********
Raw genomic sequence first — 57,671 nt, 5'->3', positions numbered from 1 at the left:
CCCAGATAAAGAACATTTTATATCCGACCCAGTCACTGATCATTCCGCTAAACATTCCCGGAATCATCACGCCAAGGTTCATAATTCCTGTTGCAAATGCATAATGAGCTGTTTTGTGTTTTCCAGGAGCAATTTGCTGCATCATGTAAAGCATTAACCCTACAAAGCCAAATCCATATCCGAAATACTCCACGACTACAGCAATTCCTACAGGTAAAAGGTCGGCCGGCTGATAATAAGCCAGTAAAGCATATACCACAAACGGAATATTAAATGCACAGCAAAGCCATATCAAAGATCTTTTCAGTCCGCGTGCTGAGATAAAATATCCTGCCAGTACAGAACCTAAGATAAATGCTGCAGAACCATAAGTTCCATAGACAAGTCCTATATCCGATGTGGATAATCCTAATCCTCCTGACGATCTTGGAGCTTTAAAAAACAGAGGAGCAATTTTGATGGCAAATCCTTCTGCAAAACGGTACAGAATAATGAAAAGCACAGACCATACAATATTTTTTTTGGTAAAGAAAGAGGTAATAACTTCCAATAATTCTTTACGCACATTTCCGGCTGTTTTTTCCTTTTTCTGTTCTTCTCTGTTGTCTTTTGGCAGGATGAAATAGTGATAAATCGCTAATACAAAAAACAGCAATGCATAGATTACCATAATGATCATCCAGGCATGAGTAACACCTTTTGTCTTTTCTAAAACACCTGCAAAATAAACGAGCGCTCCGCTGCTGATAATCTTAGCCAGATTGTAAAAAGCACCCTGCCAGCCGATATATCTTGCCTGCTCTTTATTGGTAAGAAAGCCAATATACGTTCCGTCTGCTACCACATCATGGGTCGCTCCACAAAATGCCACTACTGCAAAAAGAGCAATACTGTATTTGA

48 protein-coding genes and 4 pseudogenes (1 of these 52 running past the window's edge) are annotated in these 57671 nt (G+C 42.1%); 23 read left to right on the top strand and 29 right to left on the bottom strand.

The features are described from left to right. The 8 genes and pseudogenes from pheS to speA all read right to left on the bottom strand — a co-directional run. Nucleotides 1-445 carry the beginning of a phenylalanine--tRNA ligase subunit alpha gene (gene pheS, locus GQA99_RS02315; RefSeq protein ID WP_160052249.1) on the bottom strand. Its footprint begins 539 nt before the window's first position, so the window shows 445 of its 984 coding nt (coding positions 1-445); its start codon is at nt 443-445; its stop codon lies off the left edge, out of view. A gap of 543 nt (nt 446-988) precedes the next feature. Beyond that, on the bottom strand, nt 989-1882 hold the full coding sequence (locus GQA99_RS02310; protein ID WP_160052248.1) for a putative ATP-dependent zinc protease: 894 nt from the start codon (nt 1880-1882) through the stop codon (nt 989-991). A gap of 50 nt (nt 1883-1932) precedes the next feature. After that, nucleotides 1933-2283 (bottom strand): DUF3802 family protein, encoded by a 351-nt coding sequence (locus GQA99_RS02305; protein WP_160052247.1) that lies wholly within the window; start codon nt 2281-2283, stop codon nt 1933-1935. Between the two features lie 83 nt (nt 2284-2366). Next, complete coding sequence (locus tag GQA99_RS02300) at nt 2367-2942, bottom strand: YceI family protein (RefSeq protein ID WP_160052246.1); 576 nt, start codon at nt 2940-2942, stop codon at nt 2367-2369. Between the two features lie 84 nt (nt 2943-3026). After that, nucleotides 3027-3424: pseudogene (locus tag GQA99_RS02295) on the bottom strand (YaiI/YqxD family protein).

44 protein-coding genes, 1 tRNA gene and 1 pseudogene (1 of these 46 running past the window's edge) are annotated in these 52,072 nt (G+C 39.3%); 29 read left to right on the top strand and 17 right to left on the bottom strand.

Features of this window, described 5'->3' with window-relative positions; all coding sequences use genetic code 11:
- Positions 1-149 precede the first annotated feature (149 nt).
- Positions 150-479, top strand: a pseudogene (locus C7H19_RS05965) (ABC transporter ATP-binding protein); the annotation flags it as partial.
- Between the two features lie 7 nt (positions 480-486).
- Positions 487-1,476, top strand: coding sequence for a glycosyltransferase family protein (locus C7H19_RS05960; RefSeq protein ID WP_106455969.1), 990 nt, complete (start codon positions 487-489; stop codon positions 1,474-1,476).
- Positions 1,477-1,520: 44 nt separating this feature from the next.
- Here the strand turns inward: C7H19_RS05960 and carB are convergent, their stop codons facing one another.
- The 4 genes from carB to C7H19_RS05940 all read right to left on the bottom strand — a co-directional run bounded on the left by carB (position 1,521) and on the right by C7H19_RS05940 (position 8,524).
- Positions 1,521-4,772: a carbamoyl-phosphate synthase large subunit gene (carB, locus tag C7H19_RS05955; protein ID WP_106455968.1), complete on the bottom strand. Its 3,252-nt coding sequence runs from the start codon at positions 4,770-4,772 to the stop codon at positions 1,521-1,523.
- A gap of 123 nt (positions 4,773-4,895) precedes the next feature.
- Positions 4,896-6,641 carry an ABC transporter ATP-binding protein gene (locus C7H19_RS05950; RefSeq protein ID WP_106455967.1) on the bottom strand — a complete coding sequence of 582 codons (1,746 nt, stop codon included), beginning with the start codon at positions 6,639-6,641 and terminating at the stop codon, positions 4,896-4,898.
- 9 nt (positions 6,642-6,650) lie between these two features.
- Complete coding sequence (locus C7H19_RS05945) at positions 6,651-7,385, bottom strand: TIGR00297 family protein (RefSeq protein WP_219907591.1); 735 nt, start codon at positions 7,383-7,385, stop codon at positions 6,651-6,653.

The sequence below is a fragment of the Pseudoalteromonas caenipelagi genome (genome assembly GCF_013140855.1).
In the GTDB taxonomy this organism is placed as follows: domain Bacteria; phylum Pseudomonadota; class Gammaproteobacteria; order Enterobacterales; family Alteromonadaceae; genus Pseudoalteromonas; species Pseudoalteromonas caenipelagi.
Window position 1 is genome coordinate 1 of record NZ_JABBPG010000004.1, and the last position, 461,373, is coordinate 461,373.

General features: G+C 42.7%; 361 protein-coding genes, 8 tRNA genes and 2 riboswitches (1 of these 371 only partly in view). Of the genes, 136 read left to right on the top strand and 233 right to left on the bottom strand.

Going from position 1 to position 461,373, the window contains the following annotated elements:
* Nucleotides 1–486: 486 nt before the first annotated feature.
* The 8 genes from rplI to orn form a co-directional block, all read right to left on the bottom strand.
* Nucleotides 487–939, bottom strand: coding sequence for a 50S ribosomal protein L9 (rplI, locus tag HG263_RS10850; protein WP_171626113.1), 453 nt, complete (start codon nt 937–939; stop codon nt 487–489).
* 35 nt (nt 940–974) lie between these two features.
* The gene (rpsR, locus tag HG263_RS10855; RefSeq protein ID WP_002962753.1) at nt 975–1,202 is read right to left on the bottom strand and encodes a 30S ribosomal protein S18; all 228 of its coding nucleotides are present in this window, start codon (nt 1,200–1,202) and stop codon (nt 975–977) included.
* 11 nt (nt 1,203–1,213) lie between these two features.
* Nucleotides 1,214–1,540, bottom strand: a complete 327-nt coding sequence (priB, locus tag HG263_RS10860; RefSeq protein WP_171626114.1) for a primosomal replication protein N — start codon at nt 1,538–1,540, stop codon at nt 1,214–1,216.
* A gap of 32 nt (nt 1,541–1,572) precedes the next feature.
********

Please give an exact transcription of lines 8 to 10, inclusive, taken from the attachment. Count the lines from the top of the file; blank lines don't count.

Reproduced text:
- Positions 150-479, top strand: a pseudogene (locus C7H19_RS05965) (ABC transporter ATP-binding protein); the annotation flags it as partial.
- Between the two features lie 7 nt (positions 480-486).
- Positions 487-1,476, top strand: coding sequence for a glycosyltransferase family protein (locus C7H19_RS05960; RefSeq protein ID WP_106455969.1), 990 nt, complete (start codon positions 487-489; stop codon positions 1,474-1,476).